Shea was born in Fall River, Massachusetts, into a family of five generations of firefighters. He studied political science and government at Boston College, graduating magna cum laude in 1982. He received his J.D. degree, graduating magna cum laude, from Georgetown University Law Center in 1991.
Shea is a "close confidant" to Attorney General William Barr and "Barr's right-hand man" at the Justice Department, according to Fox News.
As a senior counselor, Shea advised Barr on changes at the Federal Bureau of Prisons after the death of the sex offender Jeffrey Epstein at the Metropolitan Correctional Center in New York City. Shea also worked on the Justice Department's Operation Relentless Pursuit, aimed at reducing violent crime in seven U.S. cities.
Barr has known Shea since 1991, when Shea was associate deputy attorney general for Barr in the George H.W. Bush administration.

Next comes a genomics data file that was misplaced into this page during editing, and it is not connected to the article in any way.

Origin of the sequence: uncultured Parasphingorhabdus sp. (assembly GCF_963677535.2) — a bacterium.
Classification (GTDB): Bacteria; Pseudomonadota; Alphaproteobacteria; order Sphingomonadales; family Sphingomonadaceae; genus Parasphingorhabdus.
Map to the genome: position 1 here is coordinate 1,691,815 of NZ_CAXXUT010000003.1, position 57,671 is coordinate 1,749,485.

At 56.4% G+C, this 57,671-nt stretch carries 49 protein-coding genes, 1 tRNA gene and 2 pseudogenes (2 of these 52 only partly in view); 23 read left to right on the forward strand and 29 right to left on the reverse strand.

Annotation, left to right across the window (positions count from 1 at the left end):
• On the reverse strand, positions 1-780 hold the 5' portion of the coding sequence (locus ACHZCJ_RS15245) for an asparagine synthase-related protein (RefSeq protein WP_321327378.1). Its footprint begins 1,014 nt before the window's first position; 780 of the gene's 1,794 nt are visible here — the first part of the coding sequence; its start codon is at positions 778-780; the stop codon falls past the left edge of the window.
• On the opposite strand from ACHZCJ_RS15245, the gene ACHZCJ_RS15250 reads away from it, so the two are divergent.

Shea has served in a variety of roles in the Justice Department. He was an assistant U.S. Attorney in Virginia between 1992 and 1997.
Shea was chief of the Massachusetts Attorney General's Office's Public Protection Bureau from 1999 to 2001, responsible for enforcing state laws on consumer protection, elder protection, civil rights, energy, and the environment.
He was chief counsel and staff director for the U.S. Senate Permanent Subcommittee on Investigations. He also worked on the staff of the House Appropriations Committee.
Shea also worked as a lobbyist and private corporate lawyer. He worked at the law firms Morgan, Lewis & Bockius and Bingham McCutchen.